De Blasio warns of ‘bad landlords,’ admits affordable housing plan ‘is not enough’
Mayor proposes dedicating more homes to lowest-income New Yorkers
After several setbacks to his signature affordable housing program, Mayor Bill de Blasio is pivoting to other strategies, including setting aside more apartments for lower-income tenants.
During his seventh State of the City address, the theme of which was “Save Our City,” the mayor acknowledged repeated criticism that his 10-year affordable housing plan needed to target the lowest-income New Yorkers. He pledged to set aside half of new city-financed homes for families making less than $50,000 a year — and half of those for households bringing in less than $30,000.
As part of his revised plan, dubbed Your Home New York, the mayor proposed converting basements into as many as 10,000 more affordable homes for New Yorkers within the next decade. He also voiced support for state-level proposals that would limit rent increases on non-regulated apartments and encourage lease renewal.
He acknowledged that his Mandatory Inclusionary Housing program, Right to Counsel Law (which guarantees attorneys to all low-income tenants facing eviction) and other policies were “not enough.” He characterized the city’s affordability crisis as “one of the diseases that doesn’t respond to antibiotics.” He said that unlike the 1970s, people don’t want to leave the city, they are being forced out. The mayor said the central challenge was “not crime” but “greed.”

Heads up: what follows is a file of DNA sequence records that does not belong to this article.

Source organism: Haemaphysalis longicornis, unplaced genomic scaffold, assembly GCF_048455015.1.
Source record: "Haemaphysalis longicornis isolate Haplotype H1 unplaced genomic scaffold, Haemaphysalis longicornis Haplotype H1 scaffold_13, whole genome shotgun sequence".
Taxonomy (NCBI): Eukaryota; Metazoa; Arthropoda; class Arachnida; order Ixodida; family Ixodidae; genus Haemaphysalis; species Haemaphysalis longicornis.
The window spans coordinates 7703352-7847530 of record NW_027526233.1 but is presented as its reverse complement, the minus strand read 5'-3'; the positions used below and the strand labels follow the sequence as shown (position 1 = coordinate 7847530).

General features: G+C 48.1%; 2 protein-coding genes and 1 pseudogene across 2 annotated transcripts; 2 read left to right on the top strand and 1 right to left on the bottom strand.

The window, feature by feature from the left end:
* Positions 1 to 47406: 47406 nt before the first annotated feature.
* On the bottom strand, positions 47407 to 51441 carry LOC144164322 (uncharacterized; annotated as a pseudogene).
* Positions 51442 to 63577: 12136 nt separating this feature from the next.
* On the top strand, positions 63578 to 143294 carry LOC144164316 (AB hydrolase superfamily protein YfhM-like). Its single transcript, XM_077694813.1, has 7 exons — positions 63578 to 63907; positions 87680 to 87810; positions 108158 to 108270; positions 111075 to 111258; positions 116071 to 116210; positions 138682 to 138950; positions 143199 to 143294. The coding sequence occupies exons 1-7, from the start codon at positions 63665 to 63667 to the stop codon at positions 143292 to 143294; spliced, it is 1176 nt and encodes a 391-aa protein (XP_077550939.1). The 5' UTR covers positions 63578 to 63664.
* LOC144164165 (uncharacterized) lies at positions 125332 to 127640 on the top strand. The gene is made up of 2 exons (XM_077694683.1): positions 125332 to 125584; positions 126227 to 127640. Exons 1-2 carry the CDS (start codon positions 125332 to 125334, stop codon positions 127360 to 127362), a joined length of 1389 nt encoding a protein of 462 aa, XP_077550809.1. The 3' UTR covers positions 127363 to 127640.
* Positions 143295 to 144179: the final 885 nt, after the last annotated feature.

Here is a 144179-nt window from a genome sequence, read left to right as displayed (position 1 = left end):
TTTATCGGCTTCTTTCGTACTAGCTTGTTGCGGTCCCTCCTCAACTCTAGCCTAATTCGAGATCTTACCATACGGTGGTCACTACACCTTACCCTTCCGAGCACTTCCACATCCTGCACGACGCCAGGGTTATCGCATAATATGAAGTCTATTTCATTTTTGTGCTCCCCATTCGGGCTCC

“Our challenge, our enemy in this struggle is an economic one,” he said. “It’s not that we have to fear street thugs but fear bad landlords.”
(According to the New York City Police Department, crime last month was 16.9 percent higher than in January 2019.)
The mayor’s proposal to legalize basement apartments comes as an effort to do exactly that slowly makes progress in Brooklyn. In February 2019, the city launched a three-year pilot program to convert and legalize basement apartments in East New York, providing financing for the construction of 40 homes. An estimated 114,000 people live in basement apartments, according to the Pratt Center for Community Development.
The announcement follows a period of heightened enforcement against landlords with tenants living in illegal basement apartments.
The Department of Buildings issued 5,151 violations against landlords for illegal apartment conversions last year, mostly in Brooklyn and Queens, The City news site reported. That was 10 percent more than the 4,665 in 2018.
Noting that there are 12,000 vacant storefronts throughout the city, de Blasio called for a vacancy landlord tax, a penalty for owners who keep their storefronts vacant. He previously vowed to lobby Albany on this issue in 2018 and again in 2019. He announced Thursday that he would form a commission to study whether there’s a legal avenue to commercial rent control, which he has long said appears to be unconstitutional.
“As appealing as the idea is, I couldn’t find one that was legal,” said the mayor.
Though he laid out additions to his affordable housing plan, the mayor didn’t touch on how his MIH program will move forward. He has less than two years before he must leave office to rezone nine of the 15 neighborhoods his administration has targeted. At least two are stalled and another, in Inwood, was recently annulled by a state court.
He called on Albany to pass additional tenant protections, which he referred to as Universal Renter Protection, to guard tenants from steep rent increases. Housing advocates have pushed for the revival of “good cause” eviction legislation this session, which would effectively limit rent increases on non-regulated units. Landlords regard that bill, which failed in Albany last year, as universal rent control.
Write to Kathryn Brenzel at firstname.lastname@example.org